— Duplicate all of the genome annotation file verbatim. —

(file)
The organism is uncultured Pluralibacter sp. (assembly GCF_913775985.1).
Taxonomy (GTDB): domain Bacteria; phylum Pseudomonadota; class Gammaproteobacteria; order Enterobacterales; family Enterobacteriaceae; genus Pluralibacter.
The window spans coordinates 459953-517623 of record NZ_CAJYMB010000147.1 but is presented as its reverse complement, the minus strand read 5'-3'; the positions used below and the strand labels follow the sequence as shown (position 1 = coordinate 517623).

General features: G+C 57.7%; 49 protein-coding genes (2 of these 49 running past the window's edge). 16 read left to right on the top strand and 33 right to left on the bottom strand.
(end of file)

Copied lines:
The organism is uncultured Pluralibacter sp. (assembly GCF_913775985.1).
Taxonomy (GTDB): domain Bacteria; phylum Pseudomonadota; class Gammaproteobacteria; order Enterobacterales; family Enterobacteriaceae; genus Pluralibacter.
The window spans coordinates 459953-517623 of record NZ_CAJYMB010000147.1 but is presented as its reverse complement, the minus strand read 5'-3'; the positions used below and the strand labels follow the sequence as shown (position 1 = coordinate 517623).

General features: G+C 57.7%; 49 protein-coding genes (2 of these 49 running past the window's edge). 16 read left to right on the top strand and 33 right to left on the bottom strand.